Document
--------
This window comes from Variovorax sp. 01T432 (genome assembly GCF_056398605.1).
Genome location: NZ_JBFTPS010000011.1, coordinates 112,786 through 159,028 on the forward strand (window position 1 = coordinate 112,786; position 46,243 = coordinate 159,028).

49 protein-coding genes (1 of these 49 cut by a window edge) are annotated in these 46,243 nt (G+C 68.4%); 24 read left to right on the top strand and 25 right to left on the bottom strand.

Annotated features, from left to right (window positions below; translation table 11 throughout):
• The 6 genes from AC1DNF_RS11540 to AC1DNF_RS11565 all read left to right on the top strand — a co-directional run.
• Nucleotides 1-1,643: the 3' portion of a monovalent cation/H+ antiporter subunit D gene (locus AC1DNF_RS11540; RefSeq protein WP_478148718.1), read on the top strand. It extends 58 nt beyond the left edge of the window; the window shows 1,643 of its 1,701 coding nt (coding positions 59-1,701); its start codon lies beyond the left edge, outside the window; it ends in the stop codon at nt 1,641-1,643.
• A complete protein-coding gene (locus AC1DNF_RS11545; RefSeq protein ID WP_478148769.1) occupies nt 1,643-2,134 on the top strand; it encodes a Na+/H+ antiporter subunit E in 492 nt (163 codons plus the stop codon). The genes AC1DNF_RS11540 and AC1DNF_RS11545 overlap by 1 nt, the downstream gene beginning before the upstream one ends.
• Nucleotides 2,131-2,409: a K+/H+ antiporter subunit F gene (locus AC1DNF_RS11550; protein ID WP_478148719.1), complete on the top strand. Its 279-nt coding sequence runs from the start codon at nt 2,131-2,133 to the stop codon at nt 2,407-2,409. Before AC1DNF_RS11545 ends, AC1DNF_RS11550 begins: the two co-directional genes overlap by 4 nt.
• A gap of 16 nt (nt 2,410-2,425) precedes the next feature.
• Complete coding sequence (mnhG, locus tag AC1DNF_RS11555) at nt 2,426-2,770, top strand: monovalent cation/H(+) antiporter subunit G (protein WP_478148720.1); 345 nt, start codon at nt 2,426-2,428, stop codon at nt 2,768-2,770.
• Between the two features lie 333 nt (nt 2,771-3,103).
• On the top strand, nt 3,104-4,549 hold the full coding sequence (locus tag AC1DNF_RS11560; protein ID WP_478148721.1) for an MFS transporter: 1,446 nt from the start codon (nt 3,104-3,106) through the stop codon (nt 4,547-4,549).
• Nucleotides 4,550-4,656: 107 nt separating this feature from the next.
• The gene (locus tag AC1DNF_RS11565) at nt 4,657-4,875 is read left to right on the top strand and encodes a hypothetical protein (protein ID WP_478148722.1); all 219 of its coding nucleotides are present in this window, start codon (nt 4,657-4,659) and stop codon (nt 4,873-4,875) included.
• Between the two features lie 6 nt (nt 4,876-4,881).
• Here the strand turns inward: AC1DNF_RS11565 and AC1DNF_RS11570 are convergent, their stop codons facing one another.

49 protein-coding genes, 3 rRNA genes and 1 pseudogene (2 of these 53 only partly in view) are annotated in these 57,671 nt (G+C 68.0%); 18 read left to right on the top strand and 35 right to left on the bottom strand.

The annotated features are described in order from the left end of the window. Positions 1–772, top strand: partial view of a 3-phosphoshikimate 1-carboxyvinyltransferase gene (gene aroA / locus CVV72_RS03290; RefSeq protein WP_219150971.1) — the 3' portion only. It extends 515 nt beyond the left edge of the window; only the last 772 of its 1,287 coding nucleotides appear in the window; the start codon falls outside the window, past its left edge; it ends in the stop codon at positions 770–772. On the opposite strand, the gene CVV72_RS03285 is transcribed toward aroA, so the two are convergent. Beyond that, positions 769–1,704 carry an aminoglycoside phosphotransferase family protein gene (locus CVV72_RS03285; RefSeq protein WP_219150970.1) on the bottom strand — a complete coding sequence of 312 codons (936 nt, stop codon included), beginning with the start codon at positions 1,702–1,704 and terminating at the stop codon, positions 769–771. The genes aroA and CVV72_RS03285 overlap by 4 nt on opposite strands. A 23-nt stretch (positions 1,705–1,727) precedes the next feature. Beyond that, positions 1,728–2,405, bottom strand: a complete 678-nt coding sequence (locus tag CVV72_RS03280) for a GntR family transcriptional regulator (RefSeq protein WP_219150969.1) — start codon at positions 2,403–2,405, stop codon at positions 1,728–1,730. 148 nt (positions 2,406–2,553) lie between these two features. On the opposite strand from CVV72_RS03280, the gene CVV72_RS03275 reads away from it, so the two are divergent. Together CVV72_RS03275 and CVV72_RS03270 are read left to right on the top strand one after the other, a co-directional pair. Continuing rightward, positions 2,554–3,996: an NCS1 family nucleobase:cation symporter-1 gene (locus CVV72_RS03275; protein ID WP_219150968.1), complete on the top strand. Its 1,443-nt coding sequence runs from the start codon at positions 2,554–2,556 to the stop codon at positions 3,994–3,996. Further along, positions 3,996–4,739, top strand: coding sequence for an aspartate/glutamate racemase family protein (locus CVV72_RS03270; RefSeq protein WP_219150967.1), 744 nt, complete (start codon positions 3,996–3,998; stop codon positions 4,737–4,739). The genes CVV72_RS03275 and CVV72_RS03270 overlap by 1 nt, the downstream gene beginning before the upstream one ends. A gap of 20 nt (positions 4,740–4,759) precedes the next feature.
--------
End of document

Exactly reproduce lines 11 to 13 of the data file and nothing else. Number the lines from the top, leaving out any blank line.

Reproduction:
• Between the two features lie 333 nt (nt 2,771-3,103).
• On the top strand, nt 3,104-4,549 hold the full coding sequence (locus tag AC1DNF_RS11560; protein ID WP_478148721.1) for an MFS transporter: 1,446 nt from the start codon (nt 3,104-3,106) through the stop codon (nt 4,547-4,549).
• Nucleotides 4,550-4,656: 107 nt separating this feature from the next.